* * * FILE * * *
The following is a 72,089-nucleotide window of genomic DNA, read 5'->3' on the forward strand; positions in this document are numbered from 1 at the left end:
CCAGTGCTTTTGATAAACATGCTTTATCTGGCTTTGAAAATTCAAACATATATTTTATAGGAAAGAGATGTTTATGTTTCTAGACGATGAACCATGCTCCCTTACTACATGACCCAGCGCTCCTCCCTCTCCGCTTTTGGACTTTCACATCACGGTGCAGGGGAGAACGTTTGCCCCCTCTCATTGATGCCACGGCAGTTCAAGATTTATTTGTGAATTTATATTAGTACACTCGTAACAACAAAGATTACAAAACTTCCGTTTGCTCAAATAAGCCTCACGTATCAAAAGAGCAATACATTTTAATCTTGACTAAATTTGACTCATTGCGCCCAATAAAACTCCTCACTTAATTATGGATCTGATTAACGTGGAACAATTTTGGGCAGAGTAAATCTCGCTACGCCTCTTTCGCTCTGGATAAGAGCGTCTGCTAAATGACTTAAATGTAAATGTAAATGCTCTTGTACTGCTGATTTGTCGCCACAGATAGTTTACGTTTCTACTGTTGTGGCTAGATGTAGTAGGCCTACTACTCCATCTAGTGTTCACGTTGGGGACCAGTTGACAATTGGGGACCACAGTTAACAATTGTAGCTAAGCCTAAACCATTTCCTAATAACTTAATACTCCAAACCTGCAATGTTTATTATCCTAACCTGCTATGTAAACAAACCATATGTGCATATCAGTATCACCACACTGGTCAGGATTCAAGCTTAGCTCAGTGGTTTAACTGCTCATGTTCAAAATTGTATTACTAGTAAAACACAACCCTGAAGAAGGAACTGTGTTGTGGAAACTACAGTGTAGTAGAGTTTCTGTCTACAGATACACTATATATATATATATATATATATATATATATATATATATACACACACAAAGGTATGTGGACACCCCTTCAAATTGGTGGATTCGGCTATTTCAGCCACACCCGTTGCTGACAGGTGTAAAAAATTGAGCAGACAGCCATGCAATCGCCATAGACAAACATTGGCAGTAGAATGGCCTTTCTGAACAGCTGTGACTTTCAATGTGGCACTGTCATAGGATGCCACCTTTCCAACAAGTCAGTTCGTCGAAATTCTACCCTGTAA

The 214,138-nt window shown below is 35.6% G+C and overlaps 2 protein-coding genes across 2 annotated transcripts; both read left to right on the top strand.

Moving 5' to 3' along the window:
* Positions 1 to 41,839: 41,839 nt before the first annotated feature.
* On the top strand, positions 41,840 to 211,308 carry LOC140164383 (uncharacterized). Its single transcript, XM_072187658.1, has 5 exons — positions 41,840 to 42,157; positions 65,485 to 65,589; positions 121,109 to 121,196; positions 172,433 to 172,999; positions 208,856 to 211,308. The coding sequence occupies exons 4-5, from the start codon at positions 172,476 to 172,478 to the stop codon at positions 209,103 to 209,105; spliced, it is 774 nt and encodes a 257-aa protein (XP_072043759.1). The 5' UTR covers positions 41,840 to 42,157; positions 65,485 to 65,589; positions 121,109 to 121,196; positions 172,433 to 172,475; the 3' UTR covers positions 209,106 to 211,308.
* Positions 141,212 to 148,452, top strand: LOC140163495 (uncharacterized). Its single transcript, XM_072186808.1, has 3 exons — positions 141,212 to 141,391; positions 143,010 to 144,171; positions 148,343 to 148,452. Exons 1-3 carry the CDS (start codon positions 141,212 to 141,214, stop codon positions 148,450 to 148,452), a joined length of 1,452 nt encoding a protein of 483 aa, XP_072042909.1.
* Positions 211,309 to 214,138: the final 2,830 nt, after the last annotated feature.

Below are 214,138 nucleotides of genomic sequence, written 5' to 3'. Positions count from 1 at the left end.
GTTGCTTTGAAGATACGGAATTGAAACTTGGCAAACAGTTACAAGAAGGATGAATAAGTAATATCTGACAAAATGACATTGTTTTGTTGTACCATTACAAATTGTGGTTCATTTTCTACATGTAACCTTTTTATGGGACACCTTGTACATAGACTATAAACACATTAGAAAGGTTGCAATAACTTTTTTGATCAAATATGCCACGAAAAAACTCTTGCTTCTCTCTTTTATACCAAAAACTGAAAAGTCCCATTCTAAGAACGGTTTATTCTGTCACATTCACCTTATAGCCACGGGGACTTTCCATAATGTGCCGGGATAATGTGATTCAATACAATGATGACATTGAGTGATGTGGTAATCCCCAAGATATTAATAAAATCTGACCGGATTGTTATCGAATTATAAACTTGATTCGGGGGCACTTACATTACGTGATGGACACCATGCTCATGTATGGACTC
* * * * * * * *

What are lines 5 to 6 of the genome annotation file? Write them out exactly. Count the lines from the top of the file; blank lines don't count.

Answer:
* Positions 1 to 41,839: 41,839 nt before the first annotated feature.
* On the top strand, positions 41,840 to 211,308 carry LOC140164383 (uncharacterized). Its single transcript, XM_072187658.1, has 5 exons — positions 41,840 to 42,157; positions 65,485 to 65,589; positions 121,109 to 121,196; positions 172,433 to 172,999; positions 208,856 to 211,308. The coding sequence occupies exons 4-5, from the start codon at positions 172,476 to 172,478 to the stop codon at positions 209,103 to 209,105; spliced, it is 774 nt and encodes a 257-aa protein (XP_072043759.1). The 5' UTR covers positions 41,840 to 42,157; positions 65,485 to 65,589; positions 121,109 to 121,196; positions 172,433 to 172,475; the 3' UTR covers positions 209,106 to 211,308.